Hail. Gale-force winds. Torrential rains. Blistering sun. Droughts. Late freezes. Flooding. Squash bugs, deer, squirrels, raccoons, tomato hornworms, spider mites. In any year, gardening can be a sheer exercise in will. With increasingly unpredictable weather, and zones that are already shifting North, it becomes almost an exercise in prayer.
At the same time that gardening is becoming more difficult due to factors such as climate change, declining resources, colony collapse disorder, etc., it also becomes even more necessary as we begin to rely on our food gardens for financial and economic reasons. Because of that transformation from hobby to necessity, I've become very interested in incorporating resilience into gardening. The concept of resiliency can be variously defined as:
This post focuses on backyard gardens, since they represent a very localized form of agriculture, and they are the one with which I have the most experience. Over the next two posts, we'll cover some ideas, compiled from various sources, to help add resilience to your gardens in four ways:
Reduce dependence on external inputs (Localize)
To reduce dependence on purchased seeds and transplants, you can save your seeds and grow your own vegetable transplants. Saving seeds from your best plants has an added benefit in that, over time, the plant will adapt itself to the particular conditions in your garden. In order to save seeds, you should choose plants whose seeds will "come true", i.e. open pollinated and heirloom varieties, not hybrids. (See Suzanne Ashworths's book Seed to Seed for detailed explanations.) If you don't want to grow your own, transplants are also often available at Farmer's Markets.
To reduce the need for fossil-fuel based chemical pesticides, you will probably need to take a multi-pronged approach. First, build your soil and treat your plants right (watering, weeding, fertilizing) so that your plants are healthy and can repel infestation. Other ideas include:
Many organic gardeners don't use much gasoline, although some rely on a once-a-year rototilling. Gasoline stored for this purpose won't last too long, although you can use additives to extend the life of the gas. If you do depend on machines for key parts of your food production, you might consider what hand tools you could use instead, and store those - or start transitioning to another way of gardening. Another option might be finding a way to make, or buy, locally produced biofuel.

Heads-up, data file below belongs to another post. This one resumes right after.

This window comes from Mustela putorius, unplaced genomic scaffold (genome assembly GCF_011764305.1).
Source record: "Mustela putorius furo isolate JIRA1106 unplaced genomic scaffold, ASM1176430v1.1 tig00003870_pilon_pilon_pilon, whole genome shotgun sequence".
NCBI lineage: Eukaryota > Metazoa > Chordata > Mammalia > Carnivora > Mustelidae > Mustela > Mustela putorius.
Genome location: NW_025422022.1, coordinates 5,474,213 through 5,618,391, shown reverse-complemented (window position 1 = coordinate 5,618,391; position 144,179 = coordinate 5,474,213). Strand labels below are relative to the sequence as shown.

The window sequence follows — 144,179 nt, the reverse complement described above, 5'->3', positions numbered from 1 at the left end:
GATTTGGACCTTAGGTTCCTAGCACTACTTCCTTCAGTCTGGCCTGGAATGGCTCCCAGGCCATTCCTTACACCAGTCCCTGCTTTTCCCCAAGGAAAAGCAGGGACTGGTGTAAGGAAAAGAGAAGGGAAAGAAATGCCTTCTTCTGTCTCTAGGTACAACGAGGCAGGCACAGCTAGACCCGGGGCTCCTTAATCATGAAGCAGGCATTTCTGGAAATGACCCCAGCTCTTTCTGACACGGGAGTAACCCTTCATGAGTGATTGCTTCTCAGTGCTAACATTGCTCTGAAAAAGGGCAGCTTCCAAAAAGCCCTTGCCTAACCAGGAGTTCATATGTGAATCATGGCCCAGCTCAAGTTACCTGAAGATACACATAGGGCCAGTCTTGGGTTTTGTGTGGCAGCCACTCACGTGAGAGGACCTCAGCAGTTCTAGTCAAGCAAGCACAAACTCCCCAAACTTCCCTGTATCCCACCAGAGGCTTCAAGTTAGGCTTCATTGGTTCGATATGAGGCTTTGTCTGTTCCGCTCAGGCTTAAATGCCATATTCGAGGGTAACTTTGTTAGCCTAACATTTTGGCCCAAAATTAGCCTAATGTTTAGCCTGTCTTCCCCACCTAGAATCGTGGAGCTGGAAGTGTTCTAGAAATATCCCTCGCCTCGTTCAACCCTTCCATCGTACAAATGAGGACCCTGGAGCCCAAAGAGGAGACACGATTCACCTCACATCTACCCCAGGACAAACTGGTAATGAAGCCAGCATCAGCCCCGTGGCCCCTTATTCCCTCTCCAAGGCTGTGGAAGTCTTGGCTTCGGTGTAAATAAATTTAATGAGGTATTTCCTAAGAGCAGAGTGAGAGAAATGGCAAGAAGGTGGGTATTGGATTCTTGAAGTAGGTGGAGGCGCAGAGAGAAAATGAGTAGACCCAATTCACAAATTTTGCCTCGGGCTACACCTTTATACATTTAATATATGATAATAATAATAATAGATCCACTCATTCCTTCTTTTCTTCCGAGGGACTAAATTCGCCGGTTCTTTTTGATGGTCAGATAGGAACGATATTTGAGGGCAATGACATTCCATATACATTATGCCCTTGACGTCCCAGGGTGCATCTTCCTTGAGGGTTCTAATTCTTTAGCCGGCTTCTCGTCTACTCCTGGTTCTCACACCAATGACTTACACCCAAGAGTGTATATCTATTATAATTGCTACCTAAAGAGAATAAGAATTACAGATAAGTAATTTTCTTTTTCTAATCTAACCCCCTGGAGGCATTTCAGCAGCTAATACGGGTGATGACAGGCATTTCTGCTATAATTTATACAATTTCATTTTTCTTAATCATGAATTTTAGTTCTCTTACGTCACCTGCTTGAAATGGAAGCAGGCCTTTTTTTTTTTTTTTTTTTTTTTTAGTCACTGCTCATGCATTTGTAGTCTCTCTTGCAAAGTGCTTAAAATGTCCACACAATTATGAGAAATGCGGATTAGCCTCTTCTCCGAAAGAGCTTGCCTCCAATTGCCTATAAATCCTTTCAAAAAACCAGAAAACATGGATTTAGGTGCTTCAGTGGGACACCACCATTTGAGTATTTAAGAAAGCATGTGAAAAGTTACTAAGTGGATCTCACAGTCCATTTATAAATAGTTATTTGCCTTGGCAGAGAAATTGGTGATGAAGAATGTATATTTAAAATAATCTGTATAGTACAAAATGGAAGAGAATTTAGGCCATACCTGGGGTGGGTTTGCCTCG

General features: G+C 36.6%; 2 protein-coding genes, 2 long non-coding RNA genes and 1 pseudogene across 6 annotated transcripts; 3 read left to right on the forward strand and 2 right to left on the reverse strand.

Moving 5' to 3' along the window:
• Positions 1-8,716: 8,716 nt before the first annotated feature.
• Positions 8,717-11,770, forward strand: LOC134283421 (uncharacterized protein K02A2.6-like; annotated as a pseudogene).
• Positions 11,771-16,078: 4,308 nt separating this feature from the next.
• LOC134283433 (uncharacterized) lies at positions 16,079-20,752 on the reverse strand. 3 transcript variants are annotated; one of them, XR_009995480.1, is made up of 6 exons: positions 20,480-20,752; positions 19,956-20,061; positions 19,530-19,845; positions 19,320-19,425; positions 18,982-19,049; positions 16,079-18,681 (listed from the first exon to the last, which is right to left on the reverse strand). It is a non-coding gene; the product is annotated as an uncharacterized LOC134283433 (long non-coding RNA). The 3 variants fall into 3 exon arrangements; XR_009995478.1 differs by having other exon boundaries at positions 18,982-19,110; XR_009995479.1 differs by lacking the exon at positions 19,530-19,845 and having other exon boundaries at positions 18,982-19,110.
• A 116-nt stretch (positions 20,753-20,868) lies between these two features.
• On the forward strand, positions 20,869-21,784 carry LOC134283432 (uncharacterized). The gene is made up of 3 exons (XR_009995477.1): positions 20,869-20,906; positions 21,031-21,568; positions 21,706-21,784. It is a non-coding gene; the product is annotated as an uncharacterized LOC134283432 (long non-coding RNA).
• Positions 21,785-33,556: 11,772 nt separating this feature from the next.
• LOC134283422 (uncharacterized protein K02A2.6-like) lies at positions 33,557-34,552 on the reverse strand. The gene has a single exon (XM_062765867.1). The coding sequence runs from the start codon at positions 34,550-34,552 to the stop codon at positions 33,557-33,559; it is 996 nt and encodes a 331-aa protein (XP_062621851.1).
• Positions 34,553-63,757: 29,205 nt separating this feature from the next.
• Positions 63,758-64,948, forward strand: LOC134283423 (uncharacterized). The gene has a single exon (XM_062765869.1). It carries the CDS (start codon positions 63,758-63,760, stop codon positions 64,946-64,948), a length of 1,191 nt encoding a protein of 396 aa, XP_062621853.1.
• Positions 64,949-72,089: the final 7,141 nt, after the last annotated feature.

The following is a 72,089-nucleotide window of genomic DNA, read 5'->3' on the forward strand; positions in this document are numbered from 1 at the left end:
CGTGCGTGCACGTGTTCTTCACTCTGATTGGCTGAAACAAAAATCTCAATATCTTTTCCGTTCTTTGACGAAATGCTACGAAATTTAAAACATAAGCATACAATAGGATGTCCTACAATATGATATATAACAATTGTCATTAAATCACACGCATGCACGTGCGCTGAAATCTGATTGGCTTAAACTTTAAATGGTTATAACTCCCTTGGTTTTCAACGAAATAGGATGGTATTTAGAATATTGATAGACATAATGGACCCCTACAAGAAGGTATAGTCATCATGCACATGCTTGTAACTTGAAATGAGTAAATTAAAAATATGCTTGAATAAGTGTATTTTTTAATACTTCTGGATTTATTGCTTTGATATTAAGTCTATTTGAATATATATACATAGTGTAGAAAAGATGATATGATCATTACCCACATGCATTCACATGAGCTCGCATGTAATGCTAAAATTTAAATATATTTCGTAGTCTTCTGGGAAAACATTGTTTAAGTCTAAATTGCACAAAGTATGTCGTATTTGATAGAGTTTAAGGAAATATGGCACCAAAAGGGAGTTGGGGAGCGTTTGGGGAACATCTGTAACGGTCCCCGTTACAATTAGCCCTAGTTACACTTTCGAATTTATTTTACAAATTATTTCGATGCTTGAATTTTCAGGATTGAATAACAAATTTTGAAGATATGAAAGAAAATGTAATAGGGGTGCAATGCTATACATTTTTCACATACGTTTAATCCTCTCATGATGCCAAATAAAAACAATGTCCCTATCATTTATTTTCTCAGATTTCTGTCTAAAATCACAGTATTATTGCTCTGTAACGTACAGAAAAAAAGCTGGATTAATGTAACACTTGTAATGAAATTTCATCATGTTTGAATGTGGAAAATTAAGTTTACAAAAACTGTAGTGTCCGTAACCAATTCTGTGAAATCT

Shovels, hoes, watering cans, hoses, trowels, gloves, and rakes are key to gardening. A good tool can last a long time, so buy quality tools, learn how to take care of them, store extras, and learn how to fix a broken tool. If you still plan on having a lawn, consider a reel mower, which needs no fuel to run.
To reduce the need for externally-supplied water (in case of drought restrictions or supply breakdowns such as a power outage on your well, or a broken water main), you might want to adopt multiple strategies, since water is so vital to a garden. Here are some to consider:
To reduce the need to buy feed for your animals, you can choose varieties that forage well and can grow some of their feed on-site (depending on the size of your land). You can also store extra feed in case of emergency, or arrange to pick up vegetable matter from restaurants or breweries as a source of feed.
Another powerful strategy is diversification. As we know, weather and pests can and do destroy crops. How can we reduce the overall damage? There are many ways to diversify - through time, through space, and through variety.